A piece of lead
Facts about Lead:
- Lead: When cut, lead is silvery with a hint of blue; but when exposed to air it becomes a dull grey, denser than most common materials, soft and malleable it is extremely stable
- Fun fact about Lead: If you ever make it to Venus you’ll see lead “snow” falling from the sky. The only downside is imminent death to due to Venus’ extremely high surface temperature of 469°C.
- Chemical symbol: Pb
- Atomic number: 82
A crystal structure containing Lead:
Image showing CSD Entry: ABONAI. Lead atoms shown as light grey spheres.
Facts about this structure:
- Formula: 3(C18 H36 K N2 O6 +),Mn Pb12 3-,C2 H8 N2
- Structure name: tris((4,7,13,16,21,24-Hexaoxa-1,10-diazabicyclo(8.8.8)hexacosane)-potassium) dodeca-lead-manganese ethylene-1,2-diamine solvate
- Fun fact about the structure: When reported this structure was the first example of an open-shell metal-centered deltahedral cluster anion, raising the possibility of extensive chemistry based on "magnetic superatoms" where a paramagnetic half-filled shell is trapped inside a diamagnetic cage.
- CSD refcode: ABONAI (What's this?)
- Associated publication: Binbin Zhou, T.Kramer, A.L.Thompson, J.E.McGrady, J.M.Goicoechea, Inorganic Chemistry, 2011, 50, 8028., DOI: 10.1021/ic200329m
Lead was one of the first metals to be discovered by humans. It was used in great amounts in the Roman Empire. The Ancient Romans made cookware, water pipes, wine jugs and coins. Romans boiled grapes, in Lead pots or Lead lined copper kettles, to make a variety of syrups. These syrups were used to sweeten and preserve wine and fruits. Each sip of wine and each bite of preserved fruit took the Ancient Romans closer to the Empire's fall. Over half of the Lead produced is used in lead-acid car batteries. Most of the Lead produced nowadays comes from recycled batteries. In the 18th century, both men and women used powdered Lead to attain a fashionable ghostly complexion, even after the known toxicity of the substance. This lead to; eye inflammations, tooth rotting, baldness, and ultimately, death. Long term use caused the skin to blacken, creating a loop where wearers applied more and more each time until their demise. It has been reported that Queen Elizabeth I had a full inch of Lead makeup on her face when she died.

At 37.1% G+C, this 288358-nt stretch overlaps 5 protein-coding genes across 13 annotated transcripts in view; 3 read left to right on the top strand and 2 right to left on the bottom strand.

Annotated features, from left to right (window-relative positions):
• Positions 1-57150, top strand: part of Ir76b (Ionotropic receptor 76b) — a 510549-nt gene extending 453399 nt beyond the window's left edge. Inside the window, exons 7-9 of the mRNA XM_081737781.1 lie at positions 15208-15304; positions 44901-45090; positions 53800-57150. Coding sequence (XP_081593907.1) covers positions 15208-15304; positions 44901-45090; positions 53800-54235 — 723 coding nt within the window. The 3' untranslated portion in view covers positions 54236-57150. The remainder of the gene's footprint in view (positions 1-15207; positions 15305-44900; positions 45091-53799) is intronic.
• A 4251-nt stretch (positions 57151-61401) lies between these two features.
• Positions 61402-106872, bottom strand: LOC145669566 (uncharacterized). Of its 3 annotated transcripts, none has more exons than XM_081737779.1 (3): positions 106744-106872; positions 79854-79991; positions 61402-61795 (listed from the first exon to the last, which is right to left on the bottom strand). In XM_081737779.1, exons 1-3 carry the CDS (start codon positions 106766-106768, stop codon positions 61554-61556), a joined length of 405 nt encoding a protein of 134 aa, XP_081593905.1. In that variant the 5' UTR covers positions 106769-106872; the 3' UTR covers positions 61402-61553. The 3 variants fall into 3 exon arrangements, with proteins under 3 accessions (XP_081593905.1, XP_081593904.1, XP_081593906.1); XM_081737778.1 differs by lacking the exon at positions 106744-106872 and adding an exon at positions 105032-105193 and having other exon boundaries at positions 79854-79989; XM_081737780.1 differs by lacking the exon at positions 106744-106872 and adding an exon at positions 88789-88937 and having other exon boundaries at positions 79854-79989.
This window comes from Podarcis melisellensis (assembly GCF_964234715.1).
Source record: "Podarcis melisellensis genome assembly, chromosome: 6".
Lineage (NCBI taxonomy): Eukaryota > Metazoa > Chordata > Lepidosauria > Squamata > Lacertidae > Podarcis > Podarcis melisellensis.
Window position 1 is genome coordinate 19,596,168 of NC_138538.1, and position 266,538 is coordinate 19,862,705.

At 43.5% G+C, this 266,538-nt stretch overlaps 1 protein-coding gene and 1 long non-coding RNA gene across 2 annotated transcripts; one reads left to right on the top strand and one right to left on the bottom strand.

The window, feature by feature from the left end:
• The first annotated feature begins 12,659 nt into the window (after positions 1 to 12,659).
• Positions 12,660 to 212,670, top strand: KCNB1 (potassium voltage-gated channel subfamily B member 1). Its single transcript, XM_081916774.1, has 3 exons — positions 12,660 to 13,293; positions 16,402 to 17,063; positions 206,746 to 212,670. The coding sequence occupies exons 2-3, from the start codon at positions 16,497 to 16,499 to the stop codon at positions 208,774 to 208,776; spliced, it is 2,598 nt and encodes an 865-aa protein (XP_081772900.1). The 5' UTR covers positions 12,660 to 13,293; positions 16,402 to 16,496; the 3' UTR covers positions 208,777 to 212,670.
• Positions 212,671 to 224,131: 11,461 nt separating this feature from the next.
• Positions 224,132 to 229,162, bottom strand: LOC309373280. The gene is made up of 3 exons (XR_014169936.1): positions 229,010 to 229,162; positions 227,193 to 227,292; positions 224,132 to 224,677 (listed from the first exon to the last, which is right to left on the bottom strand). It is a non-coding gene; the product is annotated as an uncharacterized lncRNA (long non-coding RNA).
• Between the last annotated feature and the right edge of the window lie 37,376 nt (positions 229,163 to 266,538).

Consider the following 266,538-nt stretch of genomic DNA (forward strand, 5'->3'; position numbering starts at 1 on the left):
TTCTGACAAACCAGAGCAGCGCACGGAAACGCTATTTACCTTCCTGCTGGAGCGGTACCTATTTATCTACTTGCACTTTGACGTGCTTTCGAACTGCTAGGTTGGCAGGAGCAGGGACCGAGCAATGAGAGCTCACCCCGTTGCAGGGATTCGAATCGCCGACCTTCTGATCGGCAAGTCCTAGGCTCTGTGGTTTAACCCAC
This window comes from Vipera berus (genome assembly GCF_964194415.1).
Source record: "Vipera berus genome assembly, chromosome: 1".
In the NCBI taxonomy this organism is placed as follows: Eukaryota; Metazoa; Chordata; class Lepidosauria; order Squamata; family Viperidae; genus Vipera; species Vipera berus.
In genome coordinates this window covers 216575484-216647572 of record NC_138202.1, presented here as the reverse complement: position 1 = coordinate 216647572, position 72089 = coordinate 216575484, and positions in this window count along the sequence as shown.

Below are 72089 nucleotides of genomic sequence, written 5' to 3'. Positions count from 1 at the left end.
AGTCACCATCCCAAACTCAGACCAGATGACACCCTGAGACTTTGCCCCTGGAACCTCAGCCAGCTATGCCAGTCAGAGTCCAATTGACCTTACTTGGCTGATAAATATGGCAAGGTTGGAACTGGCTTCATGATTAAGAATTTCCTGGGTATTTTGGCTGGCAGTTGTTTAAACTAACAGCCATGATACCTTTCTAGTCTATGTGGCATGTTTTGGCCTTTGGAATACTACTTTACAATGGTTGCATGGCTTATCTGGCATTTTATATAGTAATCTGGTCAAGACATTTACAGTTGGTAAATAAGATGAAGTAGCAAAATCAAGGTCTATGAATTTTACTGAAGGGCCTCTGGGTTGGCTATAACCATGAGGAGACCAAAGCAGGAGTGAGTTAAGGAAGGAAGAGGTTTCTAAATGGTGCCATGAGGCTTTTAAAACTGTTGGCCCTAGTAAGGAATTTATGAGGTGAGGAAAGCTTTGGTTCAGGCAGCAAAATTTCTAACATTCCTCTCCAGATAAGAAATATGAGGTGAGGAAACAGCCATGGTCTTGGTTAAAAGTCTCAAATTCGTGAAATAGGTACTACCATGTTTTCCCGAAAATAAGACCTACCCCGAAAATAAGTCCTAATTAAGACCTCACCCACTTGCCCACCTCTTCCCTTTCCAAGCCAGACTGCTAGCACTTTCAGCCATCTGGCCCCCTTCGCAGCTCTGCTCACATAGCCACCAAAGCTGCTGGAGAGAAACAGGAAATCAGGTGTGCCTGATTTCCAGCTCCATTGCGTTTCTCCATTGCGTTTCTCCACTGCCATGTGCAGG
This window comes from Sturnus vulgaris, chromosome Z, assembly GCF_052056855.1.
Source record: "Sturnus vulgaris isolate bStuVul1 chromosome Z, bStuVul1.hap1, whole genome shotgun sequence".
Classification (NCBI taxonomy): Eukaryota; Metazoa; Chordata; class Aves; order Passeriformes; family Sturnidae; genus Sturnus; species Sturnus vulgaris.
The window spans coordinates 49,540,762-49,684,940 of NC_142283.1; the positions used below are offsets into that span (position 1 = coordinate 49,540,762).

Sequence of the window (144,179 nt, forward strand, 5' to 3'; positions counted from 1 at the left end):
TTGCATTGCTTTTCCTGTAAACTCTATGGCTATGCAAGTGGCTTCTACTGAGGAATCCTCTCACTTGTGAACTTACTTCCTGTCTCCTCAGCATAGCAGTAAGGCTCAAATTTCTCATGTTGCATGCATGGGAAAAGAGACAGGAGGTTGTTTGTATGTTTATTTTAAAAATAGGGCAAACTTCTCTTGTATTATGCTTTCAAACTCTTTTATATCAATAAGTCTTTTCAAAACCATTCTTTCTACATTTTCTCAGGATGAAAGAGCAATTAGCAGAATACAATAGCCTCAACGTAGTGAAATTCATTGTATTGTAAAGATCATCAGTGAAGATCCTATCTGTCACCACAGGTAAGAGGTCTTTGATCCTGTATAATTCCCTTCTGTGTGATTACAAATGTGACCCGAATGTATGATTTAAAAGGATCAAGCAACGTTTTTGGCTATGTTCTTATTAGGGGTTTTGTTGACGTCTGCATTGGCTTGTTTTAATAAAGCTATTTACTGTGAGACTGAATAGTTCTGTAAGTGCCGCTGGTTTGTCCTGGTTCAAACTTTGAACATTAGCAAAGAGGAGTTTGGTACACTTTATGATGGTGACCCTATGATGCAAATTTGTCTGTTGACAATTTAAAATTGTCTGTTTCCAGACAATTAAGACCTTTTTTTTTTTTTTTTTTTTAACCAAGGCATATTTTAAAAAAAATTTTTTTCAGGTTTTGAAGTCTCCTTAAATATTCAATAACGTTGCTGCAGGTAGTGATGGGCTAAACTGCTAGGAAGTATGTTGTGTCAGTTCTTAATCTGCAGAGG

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A visualisation showing the structure containing Lead alongside other structures published in the same scientific article: